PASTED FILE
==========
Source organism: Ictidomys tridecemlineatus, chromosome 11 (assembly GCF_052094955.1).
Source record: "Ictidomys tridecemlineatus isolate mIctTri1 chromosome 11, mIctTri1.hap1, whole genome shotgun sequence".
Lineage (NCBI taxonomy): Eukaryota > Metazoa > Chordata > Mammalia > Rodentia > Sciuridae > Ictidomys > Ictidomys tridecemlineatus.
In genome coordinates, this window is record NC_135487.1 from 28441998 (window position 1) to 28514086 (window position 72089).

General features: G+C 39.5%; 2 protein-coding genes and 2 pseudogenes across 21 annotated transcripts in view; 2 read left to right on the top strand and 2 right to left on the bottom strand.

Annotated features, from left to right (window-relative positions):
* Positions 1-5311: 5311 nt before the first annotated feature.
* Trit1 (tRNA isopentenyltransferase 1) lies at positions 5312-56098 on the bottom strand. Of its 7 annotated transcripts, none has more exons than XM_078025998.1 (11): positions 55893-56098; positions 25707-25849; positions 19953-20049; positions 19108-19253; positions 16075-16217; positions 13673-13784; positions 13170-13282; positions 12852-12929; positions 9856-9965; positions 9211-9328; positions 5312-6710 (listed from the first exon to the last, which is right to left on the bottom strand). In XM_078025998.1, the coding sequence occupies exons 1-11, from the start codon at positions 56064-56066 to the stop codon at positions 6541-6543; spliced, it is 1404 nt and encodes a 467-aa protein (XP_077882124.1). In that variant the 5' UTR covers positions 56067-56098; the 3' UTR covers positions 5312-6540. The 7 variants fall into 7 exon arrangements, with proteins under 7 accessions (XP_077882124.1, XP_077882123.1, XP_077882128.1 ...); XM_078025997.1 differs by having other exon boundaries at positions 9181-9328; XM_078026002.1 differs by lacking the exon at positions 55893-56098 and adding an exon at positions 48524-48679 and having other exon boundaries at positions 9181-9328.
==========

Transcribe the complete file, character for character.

Source organism: Ictidomys tridecemlineatus, chromosome 11 (assembly GCF_052094955.1).
Source record: "Ictidomys tridecemlineatus isolate mIctTri1 chromosome 11, mIctTri1.hap1, whole genome shotgun sequence".
Lineage (NCBI taxonomy): Eukaryota > Metazoa > Chordata > Mammalia > Rodentia > Sciuridae > Ictidomys > Ictidomys tridecemlineatus.
In genome coordinates, this window is record NC_135487.1 from 28441998 (window position 1) to 28514086 (window position 72089).

General features: G+C 39.5%; 2 protein-coding genes and 2 pseudogenes across 21 annotated transcripts in view; 2 read left to right on the top strand and 2 right to left on the bottom strand.

Annotated features, from left to right (window-relative positions):
* Positions 1-5311: 5311 nt before the first annotated feature.
* Trit1 (tRNA isopentenyltransferase 1) lies at positions 5312-56098 on the bottom strand. Of its 7 annotated transcripts, none has more exons than XM_078025998.1 (11): positions 55893-56098; positions 25707-25849; positions 19953-20049; positions 19108-19253; positions 16075-16217; positions 13673-13784; positions 13170-13282; positions 12852-12929; positions 9856-9965; positions 9211-9328; positions 5312-6710 (listed from the first exon to the last, which is right to left on the bottom strand). In XM_078025998.1, the coding sequence occupies exons 1-11, from the start codon at positions 56064-56066 to the stop codon at positions 6541-6543; spliced, it is 1404 nt and encodes a 467-aa protein (XP_077882124.1). In that variant the 5' UTR covers positions 56067-56098; the 3' UTR covers positions 5312-6540. The 7 variants fall into 7 exon arrangements, with proteins under 7 accessions (XP_077882124.1, XP_077882123.1, XP_077882128.1 ...); XM_078025997.1 differs by having other exon boundaries at positions 9181-9328; XM_078026002.1 differs by lacking the exon at positions 55893-56098 and adding an exon at positions 48524-48679 and having other exon boundaries at positions 9181-9328.